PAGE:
Stress has a nasty way of getting students down, and it is very easy to become distracted from tasks or to take on habits to power through responsibilities.

“Stress is a normal part of deadlines and juggling priorities, and it’s important to have healthy ways to deal with it,” explains Jenna Olender, Manager of Writing and Study Skills Services at the Brantford campus’ Centre for Student Success.

It is easy to find distractions during moments of high stress. For Jenna Beserth, Netflix is an easy escape from the stress of coursework. “It’s definitely taken my attention away from studying, sometimes I’ll study for a bit and think ‘I’ll just take a twenty-minute break and watch this show,’ but then the next show comes on 15 seconds later and I find myself watching it for six hours. Since the next show comes on 15 seconds later and it’s so available wherever you are. I think it’s a good distraction from problems and stress so that could be why it’s so popular among students,” said Beserth.

“Indulging in distractions like binge watching a favourite show can derail our best intentions to study or get our assignments done,” explains Olender. “Sometimes stress and anxiety about the magnitude of what we need to do prompts us to avoid the task.  Sometimes we get involved in a time-sucking activity (like a tv marathon) and what we intended to be a small break becomes a lost night for studying…the resulting guilt from not getting our work done can increase our stress and begin a negative cycle of more procrastination and guilt.”

Distractions are obviously not the only vices students gravitate towards in hopes of coping through the stress of coursework. Habits like smoking cigarettes to curb anxiety, and over caffeinating are common student afflictions.

“We do not get many students who want to quit smoking; mostly mature students,” said Cindy Wood, Manager of Laurier Brantford’s Wellness Centre.

“Too much caffeine can have a significant impact on our sleep cycles, and too little sleep in the long run prevents us from doing our best – we may not think as clearly as we do when well-rested,” explains Olender.

Olender stresses the importance of self-care and maintaining a healthy lifestyle. “I encourage students to keep up the things that help them feel good: exercise, hobbies, volunteering, seeing friends and family, religious or spiritual practice, and personal care (like going for a massage or having a manicure),” explains Oldener. “Another great strategy for managing anxiety and avoiding temptation is the practice of planning a weekly schedule.”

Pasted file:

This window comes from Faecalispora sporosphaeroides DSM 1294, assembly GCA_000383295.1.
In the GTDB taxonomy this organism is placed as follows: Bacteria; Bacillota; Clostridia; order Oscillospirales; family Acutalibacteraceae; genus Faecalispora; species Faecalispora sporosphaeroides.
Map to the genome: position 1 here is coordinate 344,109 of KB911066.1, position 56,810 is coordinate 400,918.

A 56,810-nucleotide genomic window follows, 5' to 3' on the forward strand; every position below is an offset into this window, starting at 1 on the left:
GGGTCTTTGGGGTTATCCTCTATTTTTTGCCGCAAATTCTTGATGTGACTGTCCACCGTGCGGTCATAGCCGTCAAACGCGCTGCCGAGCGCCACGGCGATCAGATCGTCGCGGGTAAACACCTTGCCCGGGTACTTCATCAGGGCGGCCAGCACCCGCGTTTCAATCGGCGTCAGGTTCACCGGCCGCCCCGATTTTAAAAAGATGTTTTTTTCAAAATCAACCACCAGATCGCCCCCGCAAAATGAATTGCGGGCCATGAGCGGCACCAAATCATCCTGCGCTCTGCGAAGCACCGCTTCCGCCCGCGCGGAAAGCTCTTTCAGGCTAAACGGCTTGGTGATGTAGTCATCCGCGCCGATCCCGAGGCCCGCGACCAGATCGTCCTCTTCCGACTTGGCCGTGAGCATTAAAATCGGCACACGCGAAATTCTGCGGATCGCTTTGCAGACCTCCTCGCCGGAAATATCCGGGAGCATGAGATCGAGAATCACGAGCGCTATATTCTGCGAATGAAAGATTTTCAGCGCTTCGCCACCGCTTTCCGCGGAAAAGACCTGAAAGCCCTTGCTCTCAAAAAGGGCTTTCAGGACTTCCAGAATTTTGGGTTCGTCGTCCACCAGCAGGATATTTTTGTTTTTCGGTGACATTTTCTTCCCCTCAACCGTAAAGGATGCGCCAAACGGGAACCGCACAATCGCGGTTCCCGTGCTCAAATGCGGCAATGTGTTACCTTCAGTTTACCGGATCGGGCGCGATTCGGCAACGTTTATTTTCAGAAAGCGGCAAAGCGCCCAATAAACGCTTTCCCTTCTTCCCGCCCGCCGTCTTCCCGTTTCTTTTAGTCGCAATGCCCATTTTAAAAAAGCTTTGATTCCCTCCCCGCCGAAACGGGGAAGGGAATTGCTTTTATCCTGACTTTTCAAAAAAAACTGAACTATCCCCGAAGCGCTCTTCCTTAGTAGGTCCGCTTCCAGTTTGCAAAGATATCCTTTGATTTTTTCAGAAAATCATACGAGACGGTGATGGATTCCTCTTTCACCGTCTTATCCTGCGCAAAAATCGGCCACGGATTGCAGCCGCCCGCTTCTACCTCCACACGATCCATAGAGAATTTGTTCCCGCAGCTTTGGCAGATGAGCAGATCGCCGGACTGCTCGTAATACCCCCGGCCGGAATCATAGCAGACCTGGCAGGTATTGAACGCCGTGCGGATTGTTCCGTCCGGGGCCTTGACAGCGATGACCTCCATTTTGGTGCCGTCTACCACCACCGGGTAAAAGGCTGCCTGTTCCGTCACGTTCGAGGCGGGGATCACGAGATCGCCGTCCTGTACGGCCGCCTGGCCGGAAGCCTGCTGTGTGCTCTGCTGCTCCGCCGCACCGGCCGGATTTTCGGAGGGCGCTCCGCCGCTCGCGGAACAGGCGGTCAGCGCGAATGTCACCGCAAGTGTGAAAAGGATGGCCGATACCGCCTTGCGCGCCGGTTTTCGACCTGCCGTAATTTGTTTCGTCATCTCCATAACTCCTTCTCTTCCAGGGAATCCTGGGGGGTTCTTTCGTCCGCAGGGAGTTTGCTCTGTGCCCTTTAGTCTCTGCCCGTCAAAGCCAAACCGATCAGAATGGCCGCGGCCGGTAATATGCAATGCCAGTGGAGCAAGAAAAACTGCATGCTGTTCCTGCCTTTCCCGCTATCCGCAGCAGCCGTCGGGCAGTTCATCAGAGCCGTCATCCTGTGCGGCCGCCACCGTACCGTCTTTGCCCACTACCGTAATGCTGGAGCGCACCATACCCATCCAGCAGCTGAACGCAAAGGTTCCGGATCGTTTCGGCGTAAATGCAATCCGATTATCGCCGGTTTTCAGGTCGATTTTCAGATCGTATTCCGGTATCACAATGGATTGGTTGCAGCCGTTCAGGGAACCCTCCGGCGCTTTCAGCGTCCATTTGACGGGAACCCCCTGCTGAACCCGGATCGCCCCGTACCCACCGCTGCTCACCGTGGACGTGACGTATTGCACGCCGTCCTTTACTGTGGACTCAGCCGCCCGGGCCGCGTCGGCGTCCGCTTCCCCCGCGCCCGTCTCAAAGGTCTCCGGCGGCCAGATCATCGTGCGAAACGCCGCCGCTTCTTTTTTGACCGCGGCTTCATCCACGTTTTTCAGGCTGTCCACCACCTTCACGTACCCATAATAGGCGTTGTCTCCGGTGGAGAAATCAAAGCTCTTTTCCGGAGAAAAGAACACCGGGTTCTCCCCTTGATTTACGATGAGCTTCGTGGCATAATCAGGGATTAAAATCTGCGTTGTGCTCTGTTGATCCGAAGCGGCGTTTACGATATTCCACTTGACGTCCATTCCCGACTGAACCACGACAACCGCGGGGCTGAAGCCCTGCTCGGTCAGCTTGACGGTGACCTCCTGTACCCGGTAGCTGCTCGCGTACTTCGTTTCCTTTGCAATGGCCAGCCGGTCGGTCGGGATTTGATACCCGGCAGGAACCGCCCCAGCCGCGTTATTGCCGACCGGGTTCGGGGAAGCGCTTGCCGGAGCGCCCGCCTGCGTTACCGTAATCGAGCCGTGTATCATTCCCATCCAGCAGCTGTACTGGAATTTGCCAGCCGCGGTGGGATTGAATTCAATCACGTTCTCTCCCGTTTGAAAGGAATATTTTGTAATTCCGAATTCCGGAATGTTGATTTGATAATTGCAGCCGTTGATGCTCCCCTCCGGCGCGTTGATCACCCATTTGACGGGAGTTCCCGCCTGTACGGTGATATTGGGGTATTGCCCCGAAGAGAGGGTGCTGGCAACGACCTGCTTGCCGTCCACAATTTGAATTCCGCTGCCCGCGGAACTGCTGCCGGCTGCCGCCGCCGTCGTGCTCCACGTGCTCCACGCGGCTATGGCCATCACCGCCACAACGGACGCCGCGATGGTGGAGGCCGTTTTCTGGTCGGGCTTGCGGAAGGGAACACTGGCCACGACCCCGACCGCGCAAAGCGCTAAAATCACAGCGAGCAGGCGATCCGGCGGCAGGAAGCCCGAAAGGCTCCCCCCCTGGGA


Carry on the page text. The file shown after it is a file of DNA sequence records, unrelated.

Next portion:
“In a weekly schedule, students can identify their commitments [like] class time, work shifts, the tv show that can’t be missed, gym time… to make sure that they have time for everything they want to do, including those healthy self-care choices,” says Olender. “The keys to scheduling success are two-fold: [firstly] break down tasks into smaller goals, which helps us manage stress, stay motivated, and build momentum to completion, and [secondly] break down scheduled study time into shorter chunks with breaks built-in, so we don’t need to rely on stimulants.”

 

In regards to reclaiming vices for positive study approaches, Olender explains, “use the things we love doing as rewards for getting through what we need to do.”

 

“Little pleasures reward little goals; keep the bigger rewards for the larger achievement at the end for example, when you’ve completed three papers or gotten through all your final exams, that is the time to reward yourself with a night out partying with friends,” says Olender.

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